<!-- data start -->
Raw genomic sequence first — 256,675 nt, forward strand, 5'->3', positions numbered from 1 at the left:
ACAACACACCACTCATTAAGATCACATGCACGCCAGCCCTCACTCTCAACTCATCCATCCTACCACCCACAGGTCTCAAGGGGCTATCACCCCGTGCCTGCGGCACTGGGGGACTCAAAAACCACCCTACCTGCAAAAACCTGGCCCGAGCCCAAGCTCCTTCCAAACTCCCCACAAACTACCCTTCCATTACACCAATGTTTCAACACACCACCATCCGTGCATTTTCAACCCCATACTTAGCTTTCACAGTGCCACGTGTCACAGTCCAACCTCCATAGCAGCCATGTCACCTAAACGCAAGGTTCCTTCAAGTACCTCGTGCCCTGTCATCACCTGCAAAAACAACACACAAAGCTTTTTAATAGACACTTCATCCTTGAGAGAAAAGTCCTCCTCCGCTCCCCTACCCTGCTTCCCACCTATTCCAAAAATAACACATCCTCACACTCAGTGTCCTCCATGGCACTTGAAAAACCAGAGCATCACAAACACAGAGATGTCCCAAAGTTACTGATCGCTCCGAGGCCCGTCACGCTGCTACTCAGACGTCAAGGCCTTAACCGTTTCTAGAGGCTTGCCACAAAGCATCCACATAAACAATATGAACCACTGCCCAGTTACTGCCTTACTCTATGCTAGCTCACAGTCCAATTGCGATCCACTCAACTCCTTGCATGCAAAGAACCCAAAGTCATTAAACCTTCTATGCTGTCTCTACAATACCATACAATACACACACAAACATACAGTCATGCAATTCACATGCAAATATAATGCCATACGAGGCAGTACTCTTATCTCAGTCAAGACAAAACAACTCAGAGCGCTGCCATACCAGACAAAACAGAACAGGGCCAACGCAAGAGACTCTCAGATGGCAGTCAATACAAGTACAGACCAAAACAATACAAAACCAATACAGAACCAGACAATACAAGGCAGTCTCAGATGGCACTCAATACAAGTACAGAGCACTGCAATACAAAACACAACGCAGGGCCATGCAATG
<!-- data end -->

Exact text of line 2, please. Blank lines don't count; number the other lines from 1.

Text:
ACAACACACCACTCATTAAGATCACATGCACGCCAGCCCTCACTCTCAACTCATCCATCCTACCACCCACAGGTCTCAAGGGGCTATCACCCCGTGCCTGCGGCACTGGGGGACTCAAAAACCACCCTACCTGCAAAAACCTGGCCCGAGCCCAAGCTCCTTCCAAACTCCCCACAAACTACCCTTCCATTACACCAATGTTTCAACACACCACCATCCGTGCATTTTCAACCCCATACTTAGCTTTCACAGTGCCACGTGTCACAGTCCAACCTCCATAGCAGCCATGTCACCTAAACGCAAGGTTCCTTCAAGTACCTCGTGCCCTGTCATCACCTGCAAAAACAACACACAAAGCTTTTTAATAGACACTTCATCCTTGAGAGAAAAGTCCTCCTCCGCTCCCCTACCCTGCTTCCCACCTATTCCAAAAATAACACATCCTCACACTCAGTGTCCTCCATGGCACTTGAAAAACCAGAGCATCACAAACACAGAGATGTCCCAAAGTTACTGATCGCTCCGAGGCCCGTCACGCTGCTACTCAGACGTCAAGGCCTTAACCGTTTCTAGAGGCTTGCCACAAAGCATCCACATAAACAATATGAACCACTGCCCAGTTACTGCCTTACTCTATGCTAGCTCACAGTCCAATTGCGATCCACTCAACTCCTTGCATGCAAAGAACCCAAAGTCATTAAACCTTCTATGCTGTCTCTACAATACCATACAATACACACACAAACATACAGTCATGCAATTCACATGCAAATATAATGCCATACGAGGCAGTACTCTTATCTCAGTCAAGACAAAACAACTCAGAGCGCTGCCATACCAGACAAAACAGAACAGGGCCAACGCAAGAGACTCTCAGATGGCAGTCAATACAAGTACAGACCAAAACAATACAAAACCAATACAGAACCAGACAATACAAGGCAGTCTCAGATGGCACTCAATACAAGTACAGAGCACTGCAATACAAAACACAACGCAGGGCCATGCAATG